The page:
"Hand me that book," Vivian says. She takes the hardbound green volume, with gold lettering and a line drawing of a girl with abundant red hair in a chignon on the front, and opens it. "Ah, yes, I remember," she says. "I was almost exactly the heroine's age when I read this for the first time. A teacher gave it to me -- my favorite teacher. You know, Miss Larsen." She leafs through the book slowly, stopping at a page here and there. "Anne talks so much, doesn't she? I was much shyer than that." She looks up. "What about you?"
"Sorry, I haven't read it," Molly says.
"No, no. I mean, were you shy as a girl? What am I saying, you're still a girl. But I mean when you were young?"
"Not exactly shy. I was -- quiet."
"Circumspect," Vivian says. "Watchful."
Molly turns these words over in her mind. Circumspect? Watchful? Is she? There was a time after her father died and after she was taken away, or her mother was taken away -- it's hard to know which came first, or if they happened at the same time -- that she stopped talking altogether. Everyone was talking at and about her, but nobody asked her opinion, or listened when she gave it. So she stopped trying. It was during this period that she would wake in the night and get out of bed to go to her parents' room, only to realize, standing in the hall, that she had no parents.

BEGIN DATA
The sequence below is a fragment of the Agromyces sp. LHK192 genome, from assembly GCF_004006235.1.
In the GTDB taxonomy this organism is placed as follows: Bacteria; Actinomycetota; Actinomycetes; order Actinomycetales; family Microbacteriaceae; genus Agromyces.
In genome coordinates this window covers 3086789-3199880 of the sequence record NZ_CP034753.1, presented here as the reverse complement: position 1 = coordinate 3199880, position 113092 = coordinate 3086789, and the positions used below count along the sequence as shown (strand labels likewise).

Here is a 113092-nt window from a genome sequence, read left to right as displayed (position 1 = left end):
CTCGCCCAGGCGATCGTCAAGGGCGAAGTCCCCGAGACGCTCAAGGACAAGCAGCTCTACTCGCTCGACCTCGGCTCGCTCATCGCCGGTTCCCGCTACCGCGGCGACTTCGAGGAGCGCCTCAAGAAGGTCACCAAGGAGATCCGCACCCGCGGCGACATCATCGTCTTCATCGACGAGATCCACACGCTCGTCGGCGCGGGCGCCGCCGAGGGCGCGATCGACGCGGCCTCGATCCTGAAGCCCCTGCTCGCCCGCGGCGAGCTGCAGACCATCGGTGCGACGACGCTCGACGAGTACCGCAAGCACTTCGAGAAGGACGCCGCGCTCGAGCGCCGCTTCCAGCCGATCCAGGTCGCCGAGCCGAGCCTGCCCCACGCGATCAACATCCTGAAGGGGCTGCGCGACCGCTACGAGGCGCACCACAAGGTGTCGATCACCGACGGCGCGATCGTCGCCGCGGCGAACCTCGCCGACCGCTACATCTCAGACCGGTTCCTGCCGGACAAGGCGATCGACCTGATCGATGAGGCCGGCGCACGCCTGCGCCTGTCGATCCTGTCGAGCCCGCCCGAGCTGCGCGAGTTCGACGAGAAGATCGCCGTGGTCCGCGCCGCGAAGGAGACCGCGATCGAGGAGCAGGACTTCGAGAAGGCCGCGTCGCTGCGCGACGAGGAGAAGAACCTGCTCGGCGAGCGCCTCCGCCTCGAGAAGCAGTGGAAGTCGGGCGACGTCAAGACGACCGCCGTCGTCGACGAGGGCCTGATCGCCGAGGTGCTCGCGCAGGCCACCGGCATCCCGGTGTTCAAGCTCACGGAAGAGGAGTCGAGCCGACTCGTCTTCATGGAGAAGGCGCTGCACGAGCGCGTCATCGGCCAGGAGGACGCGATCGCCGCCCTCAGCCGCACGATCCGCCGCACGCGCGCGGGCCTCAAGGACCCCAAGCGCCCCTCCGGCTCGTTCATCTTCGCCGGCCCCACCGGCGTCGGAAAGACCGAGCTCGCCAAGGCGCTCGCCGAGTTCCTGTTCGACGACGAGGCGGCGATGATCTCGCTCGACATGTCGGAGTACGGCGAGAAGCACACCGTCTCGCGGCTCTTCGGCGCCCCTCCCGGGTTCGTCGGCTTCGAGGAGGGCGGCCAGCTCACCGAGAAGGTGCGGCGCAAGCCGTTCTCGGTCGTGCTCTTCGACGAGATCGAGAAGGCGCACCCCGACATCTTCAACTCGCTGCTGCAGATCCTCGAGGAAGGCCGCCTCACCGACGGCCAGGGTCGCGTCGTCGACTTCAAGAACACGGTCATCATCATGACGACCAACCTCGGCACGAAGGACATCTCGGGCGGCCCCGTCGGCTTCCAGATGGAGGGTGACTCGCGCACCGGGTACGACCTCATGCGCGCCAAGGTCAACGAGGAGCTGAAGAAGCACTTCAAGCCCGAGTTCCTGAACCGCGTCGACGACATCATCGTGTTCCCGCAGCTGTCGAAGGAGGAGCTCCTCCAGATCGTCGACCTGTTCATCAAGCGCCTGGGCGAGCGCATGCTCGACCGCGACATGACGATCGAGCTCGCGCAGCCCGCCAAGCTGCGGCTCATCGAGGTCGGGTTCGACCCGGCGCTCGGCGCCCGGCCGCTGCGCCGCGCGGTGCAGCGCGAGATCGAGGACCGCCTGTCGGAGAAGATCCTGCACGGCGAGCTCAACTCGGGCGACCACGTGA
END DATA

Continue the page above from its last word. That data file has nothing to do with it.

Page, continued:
"Well, you're not exactly effervescent now, are you?" Vivian says. "But I saw you outside earlier when Jack dropped you off, and your face was" -- Vivian lifts her knobby hands, splaying her fingers -- "all lit up. You were talking up a storm."
"Were you spying on me?"
"Of course! How else am I going to find out anything about you?"
Excerpt from Orphan Train
by Christina Baker Kline
What I like about this passage, among other things, is that the word "shy" is replaced with two others: "circumspect" and "watchful" -- two words that are immeasurably more appropriate for introverts than "shy". One of these days, I'm going to compile a list of words that are more accurate in their descriptiveness. Maybe none of them alone will fit perfectly, but perhaps a combination would do nicely.